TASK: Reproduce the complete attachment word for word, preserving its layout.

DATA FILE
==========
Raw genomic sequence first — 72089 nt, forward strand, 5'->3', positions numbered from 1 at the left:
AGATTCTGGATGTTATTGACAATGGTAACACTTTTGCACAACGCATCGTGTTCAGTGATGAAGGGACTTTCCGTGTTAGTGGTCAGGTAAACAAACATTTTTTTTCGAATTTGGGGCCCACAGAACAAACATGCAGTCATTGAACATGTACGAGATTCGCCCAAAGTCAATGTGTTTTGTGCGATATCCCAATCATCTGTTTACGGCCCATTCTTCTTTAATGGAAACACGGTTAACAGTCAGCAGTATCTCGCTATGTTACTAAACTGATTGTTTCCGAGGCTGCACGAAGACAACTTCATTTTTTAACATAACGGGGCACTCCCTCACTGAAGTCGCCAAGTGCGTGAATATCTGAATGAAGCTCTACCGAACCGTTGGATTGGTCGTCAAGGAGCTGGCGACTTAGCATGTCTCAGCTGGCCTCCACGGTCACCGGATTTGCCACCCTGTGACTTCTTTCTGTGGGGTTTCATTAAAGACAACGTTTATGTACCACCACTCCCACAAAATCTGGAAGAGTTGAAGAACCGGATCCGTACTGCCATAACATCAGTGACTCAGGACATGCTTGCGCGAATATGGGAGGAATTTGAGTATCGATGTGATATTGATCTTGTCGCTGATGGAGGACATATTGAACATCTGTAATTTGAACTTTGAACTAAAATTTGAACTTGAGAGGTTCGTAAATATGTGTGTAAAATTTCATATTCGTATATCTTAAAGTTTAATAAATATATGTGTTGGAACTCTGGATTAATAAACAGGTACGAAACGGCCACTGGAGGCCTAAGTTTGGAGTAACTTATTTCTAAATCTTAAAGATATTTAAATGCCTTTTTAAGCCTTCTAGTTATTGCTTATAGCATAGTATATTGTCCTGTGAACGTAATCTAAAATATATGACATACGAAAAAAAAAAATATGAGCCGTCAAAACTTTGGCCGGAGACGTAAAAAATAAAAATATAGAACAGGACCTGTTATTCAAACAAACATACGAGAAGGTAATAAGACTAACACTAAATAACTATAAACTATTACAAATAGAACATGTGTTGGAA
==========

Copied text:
Raw genomic sequence first — 72089 nt, forward strand, 5'->3', positions numbered from 1 at the left:
AGATTCTGGATGTTATTGACAATGGTAACACTTTTGCACAACGCATCGTGTTCAGTGATGAAGGGACTTTCCGTGTTAGTGGTCAGGTAAACAAACATTTTTTTTCGAATTTGGGGCCCACAGAACAAACATGCAGTCATTGAACATGTACGAGATTCGCCCAAAGTCAATGTGTTTTGTGCGATATCCCAATCATCTGTTTACGGCCCATTCTTCTTTAATGGAAACACGGTTAACAGTCAGCAGTATCTCGCTATGTTACTAAACTGATTGTTTCCGAGGCTGCACGAAGACAACTTCATTTTTTAACATAACGGGGCACTCCCTCACTGAAGTCGCCAAGTGCGTGAATATCTGAATGAAGCTCTACCGAACCGTTGGATTGGTCGTCAAGGAGCTGGCGACTTAGCATGTCTCAGCTGGCCTCCACGGTCACCGGATTTGCCACCCTGTGACTTCTTTCTGTGGGGTTTCATTAAAGACAACGTTTATGTACCACCACTCCCACAAAATCTGGAAGAGTTGAAGAACCGGATCCGTACTGCCATAACATCAGTGACTCAGGACATGCTTGCGCGAATATGGGAGGAATTTGAGTATCGATGTGATATTGATCTTGTCGCTGATGGAGGACATATTGAACATCTGTAATTTGAACTTTGAACTAAAATTTGAACTTGAGAGGTTCGTAAATATGTGTGTAAAATTTCATATTCGTATATCTTAAAGTTTAATAAATATATGTGTTGGAACTCTGGATTAATAAACAGGTACGAAACGGCCACTGGAGGCCTAAGTTTGGAGTAACTTATTTCTAAATCTTAAAGATATTTAAATGCCTTTTTAAGCCTTCTAGTTATTGCTTATAGCATAGTATATTGTCCTGTGAACGTAATCTAAAATATATGACATACGAAAAAAAAAAATATGAGCCGTCAAAACTTTGGCCGGAGACGTAAAAAATAAAAATATAGAACAGGACCTGTTATTCAAACAAACATACGAGAAGGTAATAAGACTAACACTAAATAACTATAAACTATTACAAATAGAACATGTGTTGGAA